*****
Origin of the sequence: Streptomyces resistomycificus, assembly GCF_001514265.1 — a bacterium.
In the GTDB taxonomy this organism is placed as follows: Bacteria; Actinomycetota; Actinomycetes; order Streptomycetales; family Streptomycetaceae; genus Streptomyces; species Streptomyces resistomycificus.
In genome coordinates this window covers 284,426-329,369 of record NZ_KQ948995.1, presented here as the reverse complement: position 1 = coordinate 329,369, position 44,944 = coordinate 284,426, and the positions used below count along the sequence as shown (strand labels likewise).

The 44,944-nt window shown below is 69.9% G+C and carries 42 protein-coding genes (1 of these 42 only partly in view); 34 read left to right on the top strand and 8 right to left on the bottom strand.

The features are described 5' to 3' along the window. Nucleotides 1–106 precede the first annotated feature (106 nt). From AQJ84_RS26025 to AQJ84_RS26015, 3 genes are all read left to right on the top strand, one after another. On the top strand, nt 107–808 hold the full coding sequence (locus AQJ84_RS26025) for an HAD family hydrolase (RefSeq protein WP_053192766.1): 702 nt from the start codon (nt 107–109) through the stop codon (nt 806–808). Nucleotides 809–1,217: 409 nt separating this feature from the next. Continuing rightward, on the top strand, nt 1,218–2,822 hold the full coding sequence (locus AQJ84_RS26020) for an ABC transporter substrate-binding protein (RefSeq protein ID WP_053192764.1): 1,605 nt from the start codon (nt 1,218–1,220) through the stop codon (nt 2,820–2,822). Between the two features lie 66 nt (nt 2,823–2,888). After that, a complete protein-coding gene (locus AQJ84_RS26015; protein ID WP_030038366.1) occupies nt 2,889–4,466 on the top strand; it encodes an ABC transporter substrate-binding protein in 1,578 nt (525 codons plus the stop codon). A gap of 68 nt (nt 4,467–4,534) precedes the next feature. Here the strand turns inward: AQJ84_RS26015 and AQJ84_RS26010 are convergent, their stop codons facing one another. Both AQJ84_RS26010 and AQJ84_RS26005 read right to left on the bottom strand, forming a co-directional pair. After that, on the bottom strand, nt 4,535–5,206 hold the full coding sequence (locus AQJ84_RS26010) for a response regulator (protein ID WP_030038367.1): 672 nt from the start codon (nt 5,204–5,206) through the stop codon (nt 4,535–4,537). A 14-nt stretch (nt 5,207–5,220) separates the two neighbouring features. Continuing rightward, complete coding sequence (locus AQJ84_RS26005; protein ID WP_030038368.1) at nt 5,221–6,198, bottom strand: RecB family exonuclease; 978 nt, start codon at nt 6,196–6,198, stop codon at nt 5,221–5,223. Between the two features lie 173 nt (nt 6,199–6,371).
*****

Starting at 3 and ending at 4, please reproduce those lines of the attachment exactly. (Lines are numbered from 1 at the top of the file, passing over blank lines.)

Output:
In genome coordinates this window covers 284,426-329,369 of record NZ_KQ948995.1, presented here as the reverse complement: position 1 = coordinate 329,369, position 44,944 = coordinate 284,426, and the positions used below count along the sequence as shown (strand labels likewise).

The 44,944-nt window shown below is 69.9% G+C and carries 42 protein-coding genes (1 of these 42 only partly in view); 34 read left to right on the top strand and 8 right to left on the bottom strand.